Practicing Impact Investing focused on the need to leverage not only our philanthropic dollars, or the 5%, but to deploy all of our wealth for social good. With lessons on leveraging your full capital toolkit through socially minded investing in ways that strategically tackle Sustainable Development Goals (SDGs), specific workshops dealt with Aligning Your Values and Your Investing; Venture Philanthropy: Catalytic Capital - Investing for Impact with a Broader Toolkit; and How to Use Impact Investing to Reach the SDGs.
Advancing Equity focused on moving from a mindset of “us and them” around all marginalized people to the potent answer- and action-driven mindset that “we are in this together, and this is our problem to solve.” Workshops addressed: Frameworks to Action on Power and Equity; Using Funds to Achieve Localization; and Funding Beyond Identities.
Shaping the Future looked at the ethical use of AI, the future of democracy, and what happens beyond the global 2030 goal for the Agenda for Sustainable Development. Attendees selected from sessions tackling Challenges and Opportunities of AI in Global Health; Our Common Future: The Future of Multilateralism Post 2030; and Philanthropy’s Role in Ukraine: Supporting the Future of Democracy and Civil Society.
Call to Action
The event closed with this video message from the Eighth Secretary General of the United Nations, Ban Ki-moon. In it, he called all attendees to action, who shared his concern that “the number one reason for the problems we face today is the inability of leaders to see beyond their own limiting frameworks… a dangerous dynamic that puts their narrow interests above the common good.”
“That is where the power of philanthropy comes in. As philanthropists, you have the power to turn the greatest challenges into the greatest opportunities… You have the power to transcend boundaries. My advice to you is to not be timid in this work.”
“In times like these, those that believe that empathy and dignity should be reserved for just a few of us are counting on our neutrality and silence. And they know that we are weaker alone, instead of in collaboration with one another. We should not let them prevail. History is always calling. I encourage you to answer with courage and vision. I call upon you to ask yourself where courage lies within you that goes untapped and unleashed.”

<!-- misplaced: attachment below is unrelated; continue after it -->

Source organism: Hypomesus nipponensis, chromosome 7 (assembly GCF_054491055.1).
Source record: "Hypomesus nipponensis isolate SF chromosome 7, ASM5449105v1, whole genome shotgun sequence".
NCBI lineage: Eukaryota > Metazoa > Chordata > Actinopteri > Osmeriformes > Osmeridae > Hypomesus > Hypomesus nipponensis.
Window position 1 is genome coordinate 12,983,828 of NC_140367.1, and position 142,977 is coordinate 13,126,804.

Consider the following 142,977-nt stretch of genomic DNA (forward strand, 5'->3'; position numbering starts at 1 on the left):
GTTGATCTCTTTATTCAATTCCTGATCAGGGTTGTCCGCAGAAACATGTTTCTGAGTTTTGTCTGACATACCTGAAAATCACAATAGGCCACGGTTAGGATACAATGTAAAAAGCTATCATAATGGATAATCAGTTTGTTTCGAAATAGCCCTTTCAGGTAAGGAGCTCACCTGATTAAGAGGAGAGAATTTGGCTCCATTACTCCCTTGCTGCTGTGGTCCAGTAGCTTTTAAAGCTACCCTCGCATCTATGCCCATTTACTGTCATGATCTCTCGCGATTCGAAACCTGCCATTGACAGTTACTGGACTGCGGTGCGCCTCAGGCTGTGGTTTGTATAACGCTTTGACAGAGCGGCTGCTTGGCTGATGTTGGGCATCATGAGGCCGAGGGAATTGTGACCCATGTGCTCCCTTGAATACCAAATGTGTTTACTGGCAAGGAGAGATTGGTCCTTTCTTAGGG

New Partnerships, New Commitments to Action
We had high expectations for this year’s Symposium, to help funders gather the courage to overcome whatever barriers to action they might face. We found that funders came with those expectations as well. And what was somewhat intimidating was realizing that we also set those high expectations of this event among our speakers, our presenters, and our guides into these new ways of thinking about and engaging in philanthropy. These people doing the work on the frontlines had agreed to share their time, their experiences, and their insights in the hope of accelerating the expansion of their global community of powerful changemakers.
We believe that all of us – the funders and partners who came together to learn from them – became a stronger community and responded. We invite all of you, as well, to join this expanding, strengthening community, to heed Ban Ki-moon’s call to work in collaboration with each other. Our speakers and workshop leaders showed us all that the old narrative is one of overwhelming crisis, of too much to accomplish to see success. That narrative is shifting precisely because we are coming together in new ways, with new narratives. The narrative we as a field and we as individual funders and investors must tell is that we found our way to work behind and alongside those doing the real work, to deliver an ever-evolving story of hope and achievement.
NEID Global and The Philanthropic Initiative (TPI)